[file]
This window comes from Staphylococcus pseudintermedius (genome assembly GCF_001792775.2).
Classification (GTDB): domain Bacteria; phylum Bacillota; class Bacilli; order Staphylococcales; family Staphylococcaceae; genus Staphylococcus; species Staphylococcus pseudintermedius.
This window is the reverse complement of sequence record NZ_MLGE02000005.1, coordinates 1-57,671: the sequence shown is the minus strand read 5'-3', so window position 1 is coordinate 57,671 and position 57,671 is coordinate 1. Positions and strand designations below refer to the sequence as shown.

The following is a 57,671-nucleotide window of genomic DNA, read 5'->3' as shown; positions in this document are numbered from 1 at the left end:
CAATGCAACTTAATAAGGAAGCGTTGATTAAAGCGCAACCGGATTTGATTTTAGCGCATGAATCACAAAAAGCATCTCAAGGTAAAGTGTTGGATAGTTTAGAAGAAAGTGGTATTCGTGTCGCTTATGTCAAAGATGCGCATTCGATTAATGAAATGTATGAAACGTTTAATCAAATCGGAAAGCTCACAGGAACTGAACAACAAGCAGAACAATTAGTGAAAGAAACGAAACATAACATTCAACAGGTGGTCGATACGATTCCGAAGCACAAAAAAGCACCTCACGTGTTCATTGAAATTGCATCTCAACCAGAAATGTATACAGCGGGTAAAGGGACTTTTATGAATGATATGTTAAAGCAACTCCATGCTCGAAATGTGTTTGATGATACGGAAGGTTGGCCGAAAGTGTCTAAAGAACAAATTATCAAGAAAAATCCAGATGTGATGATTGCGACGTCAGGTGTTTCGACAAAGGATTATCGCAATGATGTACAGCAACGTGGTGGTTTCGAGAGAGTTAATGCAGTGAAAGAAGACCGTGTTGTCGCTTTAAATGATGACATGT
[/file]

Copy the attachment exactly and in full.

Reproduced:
This window comes from Staphylococcus pseudintermedius (genome assembly GCF_001792775.2).
Classification (GTDB): domain Bacteria; phylum Bacillota; class Bacilli; order Staphylococcales; family Staphylococcaceae; genus Staphylococcus; species Staphylococcus pseudintermedius.
This window is the reverse complement of sequence record NZ_MLGE02000005.1, coordinates 1-57,671: the sequence shown is the minus strand read 5'-3', so window position 1 is coordinate 57,671 and position 57,671 is coordinate 1. Positions and strand designations below refer to the sequence as shown.

The following is a 57,671-nucleotide window of genomic DNA, read 5'->3' as shown; positions in this document are numbered from 1 at the left end:
CAATGCAACTTAATAAGGAAGCGTTGATTAAAGCGCAACCGGATTTGATTTTAGCGCATGAATCACAAAAAGCATCTCAAGGTAAAGTGTTGGATAGTTTAGAAGAAAGTGGTATTCGTGTCGCTTATGTCAAAGATGCGCATTCGATTAATGAAATGTATGAAACGTTTAATCAAATCGGAAAGCTCACAGGAACTGAACAACAAGCAGAACAATTAGTGAAAGAAACGAAACATAACATTCAACAGGTGGTCGATACGATTCCGAAGCACAAAAAAGCACCTCACGTGTTCATTGAAATTGCATCTCAACCAGAAATGTATACAGCGGGTAAAGGGACTTTTATGAATGATATGTTAAAGCAACTCCATGCTCGAAATGTGTTTGATGATACGGAAGGTTGGCCGAAAGTGTCTAAAGAACAAATTATCAAGAAAAATCCAGATGTGATGATTGCGACGTCAGGTGTTTCGACAAAGGATTATCGCAATGATGTACAGCAACGTGGTGGTTTCGAGAGAGTTAATGCAGTGAAAGAAGACCGTGTTGTCGCTTTAAATGATGACATGT